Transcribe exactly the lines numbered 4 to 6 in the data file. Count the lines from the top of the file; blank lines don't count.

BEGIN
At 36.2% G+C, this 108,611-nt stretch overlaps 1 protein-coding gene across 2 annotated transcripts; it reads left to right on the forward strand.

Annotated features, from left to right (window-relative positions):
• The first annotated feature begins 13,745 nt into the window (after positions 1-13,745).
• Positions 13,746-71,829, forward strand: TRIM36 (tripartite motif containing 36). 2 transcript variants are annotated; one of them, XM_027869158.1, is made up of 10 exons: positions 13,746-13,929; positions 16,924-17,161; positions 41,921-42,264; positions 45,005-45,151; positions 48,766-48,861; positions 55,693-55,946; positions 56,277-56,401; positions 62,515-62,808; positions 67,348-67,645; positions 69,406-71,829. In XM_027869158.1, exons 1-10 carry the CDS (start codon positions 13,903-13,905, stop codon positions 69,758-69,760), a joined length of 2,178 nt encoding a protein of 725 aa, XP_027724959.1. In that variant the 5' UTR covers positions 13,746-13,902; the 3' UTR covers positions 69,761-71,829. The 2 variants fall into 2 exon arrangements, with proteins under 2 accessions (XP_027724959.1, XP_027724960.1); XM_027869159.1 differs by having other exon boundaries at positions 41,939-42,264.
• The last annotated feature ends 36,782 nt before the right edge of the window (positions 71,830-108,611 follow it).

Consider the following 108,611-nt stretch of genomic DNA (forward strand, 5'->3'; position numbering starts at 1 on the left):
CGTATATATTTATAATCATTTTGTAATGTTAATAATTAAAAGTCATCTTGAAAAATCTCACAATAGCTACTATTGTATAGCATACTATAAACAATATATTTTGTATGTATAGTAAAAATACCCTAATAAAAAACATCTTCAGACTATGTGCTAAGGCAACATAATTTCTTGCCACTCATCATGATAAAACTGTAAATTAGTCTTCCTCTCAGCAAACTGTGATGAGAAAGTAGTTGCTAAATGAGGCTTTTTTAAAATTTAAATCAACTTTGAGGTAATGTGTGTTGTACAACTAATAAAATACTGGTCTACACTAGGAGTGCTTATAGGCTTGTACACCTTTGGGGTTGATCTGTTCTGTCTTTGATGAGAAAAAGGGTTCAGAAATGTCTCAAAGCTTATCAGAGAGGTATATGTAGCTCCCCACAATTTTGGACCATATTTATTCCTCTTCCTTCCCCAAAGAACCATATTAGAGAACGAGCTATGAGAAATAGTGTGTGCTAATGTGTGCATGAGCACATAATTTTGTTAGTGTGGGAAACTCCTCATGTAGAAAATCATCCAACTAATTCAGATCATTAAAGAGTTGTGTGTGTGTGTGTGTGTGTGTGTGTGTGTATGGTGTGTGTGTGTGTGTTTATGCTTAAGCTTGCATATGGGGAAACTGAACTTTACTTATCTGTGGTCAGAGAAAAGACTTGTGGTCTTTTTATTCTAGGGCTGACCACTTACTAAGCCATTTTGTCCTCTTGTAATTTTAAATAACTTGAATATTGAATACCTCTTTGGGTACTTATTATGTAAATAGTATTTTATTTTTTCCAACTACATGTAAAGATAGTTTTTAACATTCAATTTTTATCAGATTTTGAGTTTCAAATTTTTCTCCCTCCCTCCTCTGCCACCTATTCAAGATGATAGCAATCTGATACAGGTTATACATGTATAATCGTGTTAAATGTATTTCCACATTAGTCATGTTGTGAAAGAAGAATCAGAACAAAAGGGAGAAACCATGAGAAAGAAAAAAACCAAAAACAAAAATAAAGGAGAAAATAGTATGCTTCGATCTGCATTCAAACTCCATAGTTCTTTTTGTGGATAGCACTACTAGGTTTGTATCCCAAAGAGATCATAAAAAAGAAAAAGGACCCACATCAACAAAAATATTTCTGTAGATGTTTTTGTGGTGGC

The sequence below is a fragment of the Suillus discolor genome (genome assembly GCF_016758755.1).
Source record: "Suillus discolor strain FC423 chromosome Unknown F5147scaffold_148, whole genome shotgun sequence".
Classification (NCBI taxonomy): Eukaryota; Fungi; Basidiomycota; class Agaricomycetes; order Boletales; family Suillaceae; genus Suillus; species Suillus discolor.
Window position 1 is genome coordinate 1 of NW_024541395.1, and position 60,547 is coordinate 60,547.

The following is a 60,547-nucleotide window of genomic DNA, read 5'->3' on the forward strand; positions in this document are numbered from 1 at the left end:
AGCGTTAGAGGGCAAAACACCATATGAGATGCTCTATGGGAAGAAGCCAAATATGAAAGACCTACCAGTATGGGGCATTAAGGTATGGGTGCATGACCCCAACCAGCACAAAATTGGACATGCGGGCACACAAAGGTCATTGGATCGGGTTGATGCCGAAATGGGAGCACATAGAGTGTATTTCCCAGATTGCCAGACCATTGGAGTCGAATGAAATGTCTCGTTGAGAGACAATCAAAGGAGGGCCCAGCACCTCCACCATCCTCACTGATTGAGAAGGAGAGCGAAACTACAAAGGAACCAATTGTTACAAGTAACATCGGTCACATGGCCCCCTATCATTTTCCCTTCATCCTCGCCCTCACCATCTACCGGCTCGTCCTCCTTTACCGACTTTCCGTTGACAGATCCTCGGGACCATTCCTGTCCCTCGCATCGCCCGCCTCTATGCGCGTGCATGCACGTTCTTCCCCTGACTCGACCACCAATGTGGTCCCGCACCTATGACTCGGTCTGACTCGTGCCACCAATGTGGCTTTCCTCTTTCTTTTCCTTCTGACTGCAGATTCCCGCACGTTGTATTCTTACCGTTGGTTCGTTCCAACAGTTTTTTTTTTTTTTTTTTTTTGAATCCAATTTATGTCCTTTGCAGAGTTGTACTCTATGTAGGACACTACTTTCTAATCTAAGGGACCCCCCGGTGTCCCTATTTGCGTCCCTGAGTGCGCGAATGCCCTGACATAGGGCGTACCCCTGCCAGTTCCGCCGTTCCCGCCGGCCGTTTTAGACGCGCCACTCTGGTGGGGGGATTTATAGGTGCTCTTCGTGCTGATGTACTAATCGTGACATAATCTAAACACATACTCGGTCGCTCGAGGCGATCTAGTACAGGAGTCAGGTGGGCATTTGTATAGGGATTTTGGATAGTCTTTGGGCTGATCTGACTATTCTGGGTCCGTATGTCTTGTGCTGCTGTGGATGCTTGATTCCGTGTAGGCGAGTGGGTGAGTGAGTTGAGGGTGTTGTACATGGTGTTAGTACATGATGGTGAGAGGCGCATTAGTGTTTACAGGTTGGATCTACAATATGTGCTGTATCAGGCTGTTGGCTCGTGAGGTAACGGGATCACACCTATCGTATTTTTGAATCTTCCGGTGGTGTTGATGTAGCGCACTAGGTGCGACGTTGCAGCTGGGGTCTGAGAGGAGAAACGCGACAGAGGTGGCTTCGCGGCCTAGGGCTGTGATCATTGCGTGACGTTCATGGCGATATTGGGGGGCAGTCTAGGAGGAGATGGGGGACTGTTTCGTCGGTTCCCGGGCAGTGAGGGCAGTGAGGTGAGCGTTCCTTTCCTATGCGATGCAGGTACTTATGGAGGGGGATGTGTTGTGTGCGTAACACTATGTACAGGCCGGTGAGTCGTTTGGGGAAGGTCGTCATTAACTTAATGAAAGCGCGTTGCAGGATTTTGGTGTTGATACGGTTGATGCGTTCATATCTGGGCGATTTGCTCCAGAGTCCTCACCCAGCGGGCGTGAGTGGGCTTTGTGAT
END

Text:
• Positions 13,746-71,829, forward strand: TRIM36 (tripartite motif containing 36). 2 transcript variants are annotated; one of them, XM_027869158.1, is made up of 10 exons: positions 13,746-13,929; positions 16,924-17,161; positions 41,921-42,264; positions 45,005-45,151; positions 48,766-48,861; positions 55,693-55,946; positions 56,277-56,401; positions 62,515-62,808; positions 67,348-67,645; positions 69,406-71,829. In XM_027869158.1, exons 1-10 carry the CDS (start codon positions 13,903-13,905, stop codon positions 69,758-69,760), a joined length of 2,178 nt encoding a protein of 725 aa, XP_027724959.1. In that variant the 5' UTR covers positions 13,746-13,902; the 3' UTR covers positions 69,761-71,829. The 2 variants fall into 2 exon arrangements, with proteins under 2 accessions (XP_027724959.1, XP_027724960.1); XM_027869159.1 differs by having other exon boundaries at positions 41,939-42,264.
• The last annotated feature ends 36,782 nt before the right edge of the window (positions 71,830-108,611 follow it).

Consider the following 108,611-nt stretch of genomic DNA (forward strand, 5'->3'; position numbering starts at 1 on the left):